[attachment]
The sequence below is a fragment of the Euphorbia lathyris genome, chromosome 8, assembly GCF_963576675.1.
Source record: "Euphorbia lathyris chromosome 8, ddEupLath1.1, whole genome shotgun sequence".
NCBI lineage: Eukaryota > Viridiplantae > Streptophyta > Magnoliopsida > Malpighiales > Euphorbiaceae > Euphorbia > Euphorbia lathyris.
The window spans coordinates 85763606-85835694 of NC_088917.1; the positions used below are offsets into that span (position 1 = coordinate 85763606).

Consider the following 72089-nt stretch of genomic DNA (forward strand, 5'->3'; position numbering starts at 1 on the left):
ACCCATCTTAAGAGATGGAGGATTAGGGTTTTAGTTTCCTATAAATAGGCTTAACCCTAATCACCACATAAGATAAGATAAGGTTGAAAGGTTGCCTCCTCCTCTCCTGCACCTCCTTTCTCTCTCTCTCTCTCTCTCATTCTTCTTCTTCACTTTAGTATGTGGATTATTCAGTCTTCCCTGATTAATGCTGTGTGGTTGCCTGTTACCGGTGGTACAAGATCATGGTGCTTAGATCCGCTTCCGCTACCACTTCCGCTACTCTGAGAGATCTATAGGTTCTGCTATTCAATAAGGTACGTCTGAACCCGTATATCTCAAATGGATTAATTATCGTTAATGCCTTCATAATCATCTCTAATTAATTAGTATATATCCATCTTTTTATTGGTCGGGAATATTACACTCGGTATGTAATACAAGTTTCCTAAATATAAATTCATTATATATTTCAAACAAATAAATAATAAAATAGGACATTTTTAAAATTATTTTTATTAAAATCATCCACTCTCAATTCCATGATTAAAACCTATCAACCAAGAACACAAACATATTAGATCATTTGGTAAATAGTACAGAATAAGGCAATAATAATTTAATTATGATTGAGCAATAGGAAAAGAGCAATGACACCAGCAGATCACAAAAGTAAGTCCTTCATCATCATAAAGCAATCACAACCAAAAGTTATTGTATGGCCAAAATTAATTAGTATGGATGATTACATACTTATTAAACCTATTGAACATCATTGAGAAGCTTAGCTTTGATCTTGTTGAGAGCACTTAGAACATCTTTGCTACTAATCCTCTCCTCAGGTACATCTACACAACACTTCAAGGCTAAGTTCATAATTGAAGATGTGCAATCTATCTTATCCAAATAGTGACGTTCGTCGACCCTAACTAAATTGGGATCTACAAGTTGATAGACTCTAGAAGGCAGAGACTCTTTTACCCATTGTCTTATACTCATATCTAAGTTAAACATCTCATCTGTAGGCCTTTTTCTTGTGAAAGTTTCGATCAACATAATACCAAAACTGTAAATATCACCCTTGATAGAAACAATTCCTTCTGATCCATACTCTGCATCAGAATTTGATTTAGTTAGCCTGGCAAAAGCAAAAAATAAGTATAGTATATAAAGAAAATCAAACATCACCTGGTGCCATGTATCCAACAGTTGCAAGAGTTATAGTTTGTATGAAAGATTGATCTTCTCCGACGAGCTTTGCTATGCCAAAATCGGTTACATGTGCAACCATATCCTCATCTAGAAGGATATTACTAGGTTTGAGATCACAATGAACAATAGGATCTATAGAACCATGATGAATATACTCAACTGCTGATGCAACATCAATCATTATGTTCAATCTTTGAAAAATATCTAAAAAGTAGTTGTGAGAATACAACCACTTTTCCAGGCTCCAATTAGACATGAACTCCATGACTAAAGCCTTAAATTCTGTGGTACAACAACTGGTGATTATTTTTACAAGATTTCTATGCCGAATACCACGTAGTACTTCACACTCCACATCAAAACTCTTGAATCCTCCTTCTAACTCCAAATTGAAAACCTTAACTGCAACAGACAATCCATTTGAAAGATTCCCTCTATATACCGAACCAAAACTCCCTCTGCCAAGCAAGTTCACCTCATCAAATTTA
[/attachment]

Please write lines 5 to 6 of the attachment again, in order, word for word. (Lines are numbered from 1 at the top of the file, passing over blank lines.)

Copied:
Consider the following 72089-nt stretch of genomic DNA (forward strand, 5'->3'; position numbering starts at 1 on the left):
ACCCATCTTAAGAGATGGAGGATTAGGGTTTTAGTTTCCTATAAATAGGCTTAACCCTAATCACCACATAAGATAAGATAAGGTTGAAAGGTTGCCTCCTCCTCTCCTGCACCTCCTTTCTCTCTCTCTCTCTCTCTCATTCTTCTTCTTCACTTTAGTATGTGGATTATTCAGTCTTCCCTGATTAATGCTGTGTGGTTGCCTGTTACCGGTGGTACAAGATCATGGTGCTTAGATCCGCTTCCGCTACCACTTCCGCTACTCTGAGAGATCTATAGGTTCTGCTATTCAATAAGGTACGTCTGAACCCGTATATCTCAAATGGATTAATTATCGTTAATGCCTTCATAATCATCTCTAATTAATTAGTATATATCCATCTTTTTATTGGTCGGGAATATTACACTCGGTATGTAATACAAGTTTCCTAAATATAAATTCATTATATATTTCAAACAAATAAATAATAAAATAGGACATTTTTAAAATTATTTTTATTAAAATCATCCACTCTCAATTCCATGATTAAAACCTATCAACCAAGAACACAAACATATTAGATCATTTGGTAAATAGTACAGAATAAGGCAATAATAATTTAATTATGATTGAGCAATAGGAAAAGAGCAATGACACCAGCAGATCACAAAAGTAAGTCCTTCATCATCATAAAGCAATCACAACCAAAAGTTATTGTATGGCCAAAATTAATTAGTATGGATGATTACATACTTATTAAACCTATTGAACATCATTGAGAAGCTTAGCTTTGATCTTGTTGAGAGCACTTAGAACATCTTTGCTACTAATCCTCTCCTCAGGTACATCTACACAACACTTCAAGGCTAAGTTCATAATTGAAGATGTGCAATCTATCTTATCCAAATAGTGACGTTCGTCGACCCTAACTAAATTGGGATCTACAAGTTGATAGACTCTAGAAGGCAGAGACTCTTTTACCCATTGTCTTATACTCATATCTAAGTTAAACATCTCATCTGTAGGCCTTTTTCTTGTGAAAGTTTCGATCAACATAATACCAAAACTGTAAATATCACCCTTGATAGAAACAATTCCTTCTGATCCATACTCTGCATCAGAATTTGATTTAGTTAGCCTGGCAAAAGCAAAAAATAAGTATAGTATATAAAGAAAATCAAACATCACCTGGTGCCATGTATCCAACAGTTGCAAGAGTTATAGTTTGTATGAAAGATTGATCTTCTCCGACGAGCTTTGCTATGCCAAAATCGGTTACATGTGCAACCATATCCTCATCTAGAAGGATATTACTAGGTTTGAGATCACAATGAACAATAGGATCTATAGAACCATGATGAATATACTCAACTGCTGATGCAACATCAATCATTATGTTCAATCTTTGAAAAATATCTAAAAAGTAGTTGTGAGAATACAACCACTTTTCCAGGCTCCAATTAGACATGAACTCCATGACTAAAGCCTTAAATTCTGTGGTACAACAACTGGTGATTATTTTTACAAGATTTCTATGCCGAATACCACGTAGTACTTCACACTCCACATCAAAACTCTTGAATCCTCCTTCTAACTCCAAATTGAAAACCTTAACTGCAACAGACAATCCATTTGAAAGATTCCCTCTATATACCGAACCAAAACTCCCTCTGCCAAGCAAGTTCACCTCATCAAATTTA